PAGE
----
The Minister of State for Petroleum, Ibe Kachikwu, on Wednesday offered explanations on why the Federal Government decided to removed subsidy on petrol and consented to jerking up the price.
Available information on Wednesday had it that the Federal Government has given importers the latitude to sell at any price but not above N145.
Before now, while government-run Nigerian National Petroleum Corporation sold petrol for N86, others were selling for N86.50.
Explaining the rationale behind the decision to remove subsidy on petrol, Kachikwu said it was the only way out of the exorbitant prices that Nigerians were subjected to buying the commodity at many filling stations across the country.
After a meeting chaired by Vice President Yemi Osinabjo which also had various stakeholders, including the leadership of the National Assembly, Nigerian Governors Forum and Labour Unions, Kachikwu said: “The reason for the current problem is the inability of importers of petroleum products to source foreign exchange at the official rate due to the massive decline of foreign exchange earnings of the Federal Government.
“As a result, private marketers have been unable to meet their approximate 50 per cent portion of total national supply of PMS.”
Speaking with State House correspondents, Kachikwu added: “We have just finished a meeting of various stakeholders presided over by His Excellency, the Vice President of the Federal Republic of Nigeria.
“The meeting had in attendance the leadership of the Senate, House of Representatives, Governors Forum and Labour Unions.
The meeting reviewed the current fuel scarcity and supply difficulties in the country.
“The exorbitant prices being paid by Nigerians for the product.
“These prices range on the average from N150 to N250 per litre currently.
“The meeting also noted that the main reason for the current problem is the inability of importers of petroleum products to source foreign exchange at the official rate due to the massive decline of foreign exchange earnings of the federal government.
“As a result, private marketers have been unable to meet their approximate 50 per cent portion of total national supply of PMS.
“Following a detailed presentation by the Honourable Minister of State for Petroleum Resources, it has now become obvious that the only option and course of action now open to the government is to take the following decisions:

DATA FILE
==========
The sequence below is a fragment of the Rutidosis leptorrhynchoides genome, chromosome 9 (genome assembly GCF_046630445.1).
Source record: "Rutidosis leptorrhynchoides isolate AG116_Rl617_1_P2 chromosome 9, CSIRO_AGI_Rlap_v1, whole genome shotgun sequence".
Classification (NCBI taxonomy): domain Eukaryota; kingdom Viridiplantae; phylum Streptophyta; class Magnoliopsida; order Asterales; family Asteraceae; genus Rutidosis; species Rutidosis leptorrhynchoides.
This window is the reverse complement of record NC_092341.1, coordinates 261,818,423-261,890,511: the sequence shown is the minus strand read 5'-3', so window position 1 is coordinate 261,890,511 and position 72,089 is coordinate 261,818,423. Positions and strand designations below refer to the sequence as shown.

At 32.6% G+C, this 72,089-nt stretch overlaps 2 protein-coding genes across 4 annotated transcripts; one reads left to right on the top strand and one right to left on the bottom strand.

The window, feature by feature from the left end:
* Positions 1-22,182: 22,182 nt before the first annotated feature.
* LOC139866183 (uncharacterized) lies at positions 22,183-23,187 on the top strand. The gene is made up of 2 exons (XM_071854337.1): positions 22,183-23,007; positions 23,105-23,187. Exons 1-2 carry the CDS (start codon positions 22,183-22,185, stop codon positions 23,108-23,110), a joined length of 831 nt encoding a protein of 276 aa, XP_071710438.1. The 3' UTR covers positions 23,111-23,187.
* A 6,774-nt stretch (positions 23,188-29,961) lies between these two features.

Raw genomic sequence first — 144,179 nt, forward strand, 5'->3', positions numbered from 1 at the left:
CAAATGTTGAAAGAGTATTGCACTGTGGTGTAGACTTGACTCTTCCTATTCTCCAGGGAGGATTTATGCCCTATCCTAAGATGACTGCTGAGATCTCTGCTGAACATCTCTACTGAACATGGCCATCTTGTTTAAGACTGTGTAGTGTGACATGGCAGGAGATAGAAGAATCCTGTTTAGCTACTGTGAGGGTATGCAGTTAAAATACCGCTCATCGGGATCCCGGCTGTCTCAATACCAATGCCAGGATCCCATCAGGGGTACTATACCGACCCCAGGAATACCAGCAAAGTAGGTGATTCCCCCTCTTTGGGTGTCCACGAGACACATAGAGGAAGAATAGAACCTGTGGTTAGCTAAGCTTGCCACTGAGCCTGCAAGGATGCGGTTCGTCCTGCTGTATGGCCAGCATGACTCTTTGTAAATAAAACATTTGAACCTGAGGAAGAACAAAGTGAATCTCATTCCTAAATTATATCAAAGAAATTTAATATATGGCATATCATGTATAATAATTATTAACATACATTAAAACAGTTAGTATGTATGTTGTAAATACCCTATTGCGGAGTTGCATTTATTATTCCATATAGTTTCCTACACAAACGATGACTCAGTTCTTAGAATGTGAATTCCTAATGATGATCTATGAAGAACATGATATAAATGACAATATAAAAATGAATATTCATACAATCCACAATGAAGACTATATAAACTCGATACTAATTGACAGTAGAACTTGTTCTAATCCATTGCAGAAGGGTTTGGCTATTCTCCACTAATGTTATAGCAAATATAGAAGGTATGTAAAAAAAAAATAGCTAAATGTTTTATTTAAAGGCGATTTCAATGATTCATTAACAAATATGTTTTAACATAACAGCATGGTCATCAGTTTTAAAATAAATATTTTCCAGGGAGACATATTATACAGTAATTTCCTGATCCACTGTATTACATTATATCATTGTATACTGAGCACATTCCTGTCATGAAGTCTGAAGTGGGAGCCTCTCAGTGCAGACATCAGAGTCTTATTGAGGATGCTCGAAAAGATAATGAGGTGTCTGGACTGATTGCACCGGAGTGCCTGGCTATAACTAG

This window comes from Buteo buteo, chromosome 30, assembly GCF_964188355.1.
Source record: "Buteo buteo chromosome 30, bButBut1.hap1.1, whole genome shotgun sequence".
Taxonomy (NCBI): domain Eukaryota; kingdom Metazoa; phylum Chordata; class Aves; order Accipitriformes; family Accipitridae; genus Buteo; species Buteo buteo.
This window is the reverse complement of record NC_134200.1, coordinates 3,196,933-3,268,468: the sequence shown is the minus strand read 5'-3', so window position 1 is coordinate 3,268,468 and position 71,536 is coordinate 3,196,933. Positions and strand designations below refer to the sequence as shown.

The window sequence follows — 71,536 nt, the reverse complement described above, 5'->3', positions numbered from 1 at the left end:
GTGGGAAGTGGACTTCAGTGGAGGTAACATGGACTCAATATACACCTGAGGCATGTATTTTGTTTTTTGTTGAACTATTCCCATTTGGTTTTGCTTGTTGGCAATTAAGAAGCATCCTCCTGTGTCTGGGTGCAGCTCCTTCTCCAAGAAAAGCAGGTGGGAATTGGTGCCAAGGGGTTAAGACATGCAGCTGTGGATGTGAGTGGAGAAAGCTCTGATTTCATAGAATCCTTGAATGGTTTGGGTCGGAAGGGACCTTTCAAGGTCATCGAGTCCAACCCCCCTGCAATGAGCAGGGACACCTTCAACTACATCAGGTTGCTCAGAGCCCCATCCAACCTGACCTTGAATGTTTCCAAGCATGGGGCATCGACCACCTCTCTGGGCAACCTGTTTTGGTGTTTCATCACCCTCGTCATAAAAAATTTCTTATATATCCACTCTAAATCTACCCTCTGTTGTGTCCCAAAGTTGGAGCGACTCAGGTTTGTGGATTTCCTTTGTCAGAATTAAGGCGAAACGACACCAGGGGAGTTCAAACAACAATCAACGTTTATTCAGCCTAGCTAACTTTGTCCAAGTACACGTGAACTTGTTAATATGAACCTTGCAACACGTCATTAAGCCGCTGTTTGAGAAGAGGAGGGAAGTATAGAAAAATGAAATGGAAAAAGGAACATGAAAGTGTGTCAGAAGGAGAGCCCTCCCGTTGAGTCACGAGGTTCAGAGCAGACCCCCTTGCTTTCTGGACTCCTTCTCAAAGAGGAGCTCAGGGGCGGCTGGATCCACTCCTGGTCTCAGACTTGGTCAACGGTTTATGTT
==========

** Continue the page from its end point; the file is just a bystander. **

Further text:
“In order to increase and stabilise the supply of the product, any Nigerian entity is now free to import the product, subject to existing quality specifications and other guidelines issued by Regulatory Agencies.
“All Oil Marketers will be allowed to import PMS on the basis of FOREX procured from secondary sources and accordingly PPPRA template will reflect this in the pricing of the product.
“Pursuant to this, PPPRA has informed me that it will be announcing a new price band effective today, 11th May, 2016 and that the new price for PMS will not be above N145 per litre.
“We expect that this new policy will lead to improved supply and competition and eventually drive down pump prices, as we have experienced with diesel.
“In addition, this will also lead to increased product availability and encourage investments in refineries and other parts of the downstream sector.
“It will also prevent diversion of petroleum products and set a stable environment for the downstream sector in Nigeria.
“We share the pains of Nigerians but, as we have constantly said, the inherited difficulties of the past and the challenges of the current times imply that we must take difficult decisions on these sorts of critical national issues.
“Along with this decision, the federal government has in the 2016 budget made an unprecedented social protection provision to cushion the current challenges.
“We believe in the long term, that improved supply and competition will drive down prices.
“The DPR and PPPRA have been mandated to ensure strict regulatory compliance including dealing decisively with anyone involved in hoarding petroleum products.”